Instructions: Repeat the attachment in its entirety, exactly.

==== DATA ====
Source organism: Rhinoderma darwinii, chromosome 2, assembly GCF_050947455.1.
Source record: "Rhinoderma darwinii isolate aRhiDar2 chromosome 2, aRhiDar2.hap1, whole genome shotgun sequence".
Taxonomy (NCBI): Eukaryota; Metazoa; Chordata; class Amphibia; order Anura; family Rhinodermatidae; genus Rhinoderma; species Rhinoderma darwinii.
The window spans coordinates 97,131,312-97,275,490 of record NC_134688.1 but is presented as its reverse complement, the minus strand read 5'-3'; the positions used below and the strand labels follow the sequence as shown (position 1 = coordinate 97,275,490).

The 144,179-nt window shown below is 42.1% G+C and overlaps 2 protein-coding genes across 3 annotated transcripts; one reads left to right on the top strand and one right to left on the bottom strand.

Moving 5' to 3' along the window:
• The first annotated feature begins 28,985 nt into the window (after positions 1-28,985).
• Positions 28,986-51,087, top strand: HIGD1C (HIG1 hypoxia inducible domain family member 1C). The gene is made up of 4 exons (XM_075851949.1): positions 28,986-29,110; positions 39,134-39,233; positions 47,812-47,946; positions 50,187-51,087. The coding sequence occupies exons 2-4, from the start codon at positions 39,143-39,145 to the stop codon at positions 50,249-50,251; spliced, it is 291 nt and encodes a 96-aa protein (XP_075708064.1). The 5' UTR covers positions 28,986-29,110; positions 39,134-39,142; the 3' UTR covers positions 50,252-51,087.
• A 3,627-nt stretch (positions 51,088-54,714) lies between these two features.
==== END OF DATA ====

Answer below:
Source organism: Rhinoderma darwinii, chromosome 2, assembly GCF_050947455.1.
Source record: "Rhinoderma darwinii isolate aRhiDar2 chromosome 2, aRhiDar2.hap1, whole genome shotgun sequence".
Taxonomy (NCBI): Eukaryota; Metazoa; Chordata; class Amphibia; order Anura; family Rhinodermatidae; genus Rhinoderma; species Rhinoderma darwinii.
The window spans coordinates 97,131,312-97,275,490 of record NC_134688.1 but is presented as its reverse complement, the minus strand read 5'-3'; the positions used below and the strand labels follow the sequence as shown (position 1 = coordinate 97,275,490).

The 144,179-nt window shown below is 42.1% G+C and overlaps 2 protein-coding genes across 3 annotated transcripts; one reads left to right on the top strand and one right to left on the bottom strand.

Moving 5' to 3' along the window:
• The first annotated feature begins 28,985 nt into the window (after positions 1-28,985).
• Positions 28,986-51,087, top strand: HIGD1C (HIG1 hypoxia inducible domain family member 1C). The gene is made up of 4 exons (XM_075851949.1): positions 28,986-29,110; positions 39,134-39,233; positions 47,812-47,946; positions 50,187-51,087. The coding sequence occupies exons 2-4, from the start codon at positions 39,143-39,145 to the stop codon at positions 50,249-50,251; spliced, it is 291 nt and encodes a 96-aa protein (XP_075708064.1). The 5' UTR covers positions 28,986-29,110; positions 39,134-39,142; the 3' UTR covers positions 50,252-51,087.
• A 3,627-nt stretch (positions 51,088-54,714) lies between these two features.